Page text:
indian cinema heritage foundation

Johnny Walker

Artists
  • Real Name: Badruddin Jamaluddin Kazi
  • Born: 11 November, 1926 (Indore)
  • Died: 29 July, 2003 (Bombay)
  • Primary Cinema: Hindi
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Rechristened Johnny Walker after the popular whisky brand, Badruddin Jamaluddin Kazi is one of the best comedians to have graced the screen. He effortlessly encapsulated the essential joie de vivre of the golden age of Hindi cinema, enjoying a respectable position in films with regard to role and screen time. Riding a strong wave of popularity through his career, there were songs written especially for him, with distributors eager to pay extra to ensure his presence, given his considerable box office draw. Credited with several firsts—the first actor to engage a manager, to not work on Sundays, and to bring colloquialism to cinema, he developed his own unique brand of humour which rendered him memorable. Appearing in all but one of Guru Dutt’s films, he was encouraged by Dutt to improvise and draw on his personal life experiences. He is known for his acts in films such as Chetan Anand's Taxi Driver (1954), Chori Chori (1956), B R Chopra's Naya Daur (1957), Bimal Roy’s Madhumati (1958), Guru Dutt’s Pyaasa (1957), CID (1956), Naya Daur(1957) and Mere Mehboob (1963) down to more recent appearances in Chachi 420 (1997). Honoured with the Filmfare Best Supporting Actor Award for his role in Madhumati as well as Filmfare Best Comedian Award for his role in Shikar (1968), Johnny Walker acted in no less than 300 films in the course of his career. 

Born on 11 November, 1926, in Indore, he was the son of a mill worker. When the family moved to Bombay, Kazi, as he was known, took up various small jobs including selling ice candy, fruits and stationery, till he landed a job as a bus conductor with Bombay Electric Supply & Transport. His flair for comic antics caught the notice of actor Balraj Sahni, on the sets of Hulchul (1951), who suggested that he perform his drunken act for Guru Dutt. Dutt was won over, giving him a role in Baazi (1951), as well as apparently christening him Johnny Walker, after the scotch label, a doff of the hat to his role of a drunkard.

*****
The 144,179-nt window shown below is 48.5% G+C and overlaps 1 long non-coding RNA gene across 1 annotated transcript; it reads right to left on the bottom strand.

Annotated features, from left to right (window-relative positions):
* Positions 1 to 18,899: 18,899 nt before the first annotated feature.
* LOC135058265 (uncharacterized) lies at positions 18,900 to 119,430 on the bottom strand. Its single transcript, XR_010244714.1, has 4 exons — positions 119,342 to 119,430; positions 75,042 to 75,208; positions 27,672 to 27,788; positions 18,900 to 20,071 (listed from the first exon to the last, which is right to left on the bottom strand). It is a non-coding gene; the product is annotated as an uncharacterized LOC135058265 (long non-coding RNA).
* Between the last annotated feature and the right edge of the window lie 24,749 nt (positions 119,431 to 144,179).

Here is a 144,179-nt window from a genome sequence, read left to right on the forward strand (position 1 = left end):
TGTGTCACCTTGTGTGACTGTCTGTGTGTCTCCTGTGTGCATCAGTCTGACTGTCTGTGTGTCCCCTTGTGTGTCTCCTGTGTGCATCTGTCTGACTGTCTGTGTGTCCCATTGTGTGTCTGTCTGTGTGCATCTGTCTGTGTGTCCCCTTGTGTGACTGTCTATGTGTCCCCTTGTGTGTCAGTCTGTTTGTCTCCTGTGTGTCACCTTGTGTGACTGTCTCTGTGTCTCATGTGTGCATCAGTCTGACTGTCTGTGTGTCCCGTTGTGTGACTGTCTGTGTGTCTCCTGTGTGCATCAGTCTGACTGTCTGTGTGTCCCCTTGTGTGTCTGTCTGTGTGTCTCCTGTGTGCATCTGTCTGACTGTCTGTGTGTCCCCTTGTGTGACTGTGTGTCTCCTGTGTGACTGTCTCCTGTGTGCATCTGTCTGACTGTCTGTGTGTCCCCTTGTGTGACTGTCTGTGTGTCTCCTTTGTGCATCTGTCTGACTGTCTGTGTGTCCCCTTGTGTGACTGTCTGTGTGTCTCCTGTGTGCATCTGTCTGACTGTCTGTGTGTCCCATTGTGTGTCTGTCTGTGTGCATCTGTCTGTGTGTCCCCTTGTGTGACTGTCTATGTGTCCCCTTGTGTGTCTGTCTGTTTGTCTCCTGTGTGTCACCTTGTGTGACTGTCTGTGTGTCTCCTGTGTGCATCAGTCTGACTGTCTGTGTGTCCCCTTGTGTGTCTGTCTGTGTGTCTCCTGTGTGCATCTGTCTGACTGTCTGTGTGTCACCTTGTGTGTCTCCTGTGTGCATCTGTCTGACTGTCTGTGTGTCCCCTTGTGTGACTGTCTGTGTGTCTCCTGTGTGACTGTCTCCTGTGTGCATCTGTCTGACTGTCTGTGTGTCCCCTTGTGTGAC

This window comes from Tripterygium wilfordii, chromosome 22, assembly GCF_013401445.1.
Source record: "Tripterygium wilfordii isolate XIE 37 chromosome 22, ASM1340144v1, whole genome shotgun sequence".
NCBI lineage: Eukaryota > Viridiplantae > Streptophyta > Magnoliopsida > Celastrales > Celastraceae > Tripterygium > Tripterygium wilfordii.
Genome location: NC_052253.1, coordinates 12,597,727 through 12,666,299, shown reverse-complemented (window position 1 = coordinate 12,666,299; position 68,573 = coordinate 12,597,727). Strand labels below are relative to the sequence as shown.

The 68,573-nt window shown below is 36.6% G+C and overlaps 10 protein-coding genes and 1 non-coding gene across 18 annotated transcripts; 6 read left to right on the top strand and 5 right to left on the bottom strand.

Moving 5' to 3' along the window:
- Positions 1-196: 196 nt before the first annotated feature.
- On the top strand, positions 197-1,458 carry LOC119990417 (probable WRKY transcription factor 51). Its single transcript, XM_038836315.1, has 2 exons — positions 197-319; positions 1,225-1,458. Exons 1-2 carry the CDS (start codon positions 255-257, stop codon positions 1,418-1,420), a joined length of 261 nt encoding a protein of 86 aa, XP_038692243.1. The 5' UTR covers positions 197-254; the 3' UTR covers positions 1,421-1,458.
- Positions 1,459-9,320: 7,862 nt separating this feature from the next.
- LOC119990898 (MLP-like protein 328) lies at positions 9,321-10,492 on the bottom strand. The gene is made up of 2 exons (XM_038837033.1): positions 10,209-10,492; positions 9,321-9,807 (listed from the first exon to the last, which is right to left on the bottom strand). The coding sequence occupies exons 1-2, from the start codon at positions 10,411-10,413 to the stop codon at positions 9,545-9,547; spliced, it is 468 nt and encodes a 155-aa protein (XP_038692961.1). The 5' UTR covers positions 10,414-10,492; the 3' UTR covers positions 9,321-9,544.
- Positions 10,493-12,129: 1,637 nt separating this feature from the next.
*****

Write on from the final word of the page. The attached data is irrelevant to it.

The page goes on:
Walker’s heyday lasted through the 50s and 60s, as he featured in several successful films such as Mere Mehboob, C.I.D., Pyaasa and Chori Chori, which made him a star, no less. He even had an eponymous film - Johnny Walker (1957) which chronicled the comedic escapades of a Bombay-based alcoholic, Murli Manohar. The film wasn’t a success; however, he was perhaps the only actor to have had a film title bearing his name. The latter part of his career was affected by the demise of Guru Dutt, who had been his mentor, even though he worked with renowned filmmakers such as Bimal Roy and Vijay Anand. Changing times came with their share of challenges. Belonging to an era of clean humour, minus double entendre and vulgar jokes, he was unwilling to adapt to the changed priorities. He prided himself on the fact that he had acted in 300 films and the Censor Board never cut even a single line.

Appearing on screen for the last time after a gap of 14 years, he featured in the Mrs Doubtfire remake, Chachi 420 (1997). He also produced and directed the film Pahunche Huwey Log (1986).


Married to Noorjahan, sister of actress Shakila, the couple had three daughters and three sons. 

Johnny Walker passed away on 29 July, 2003.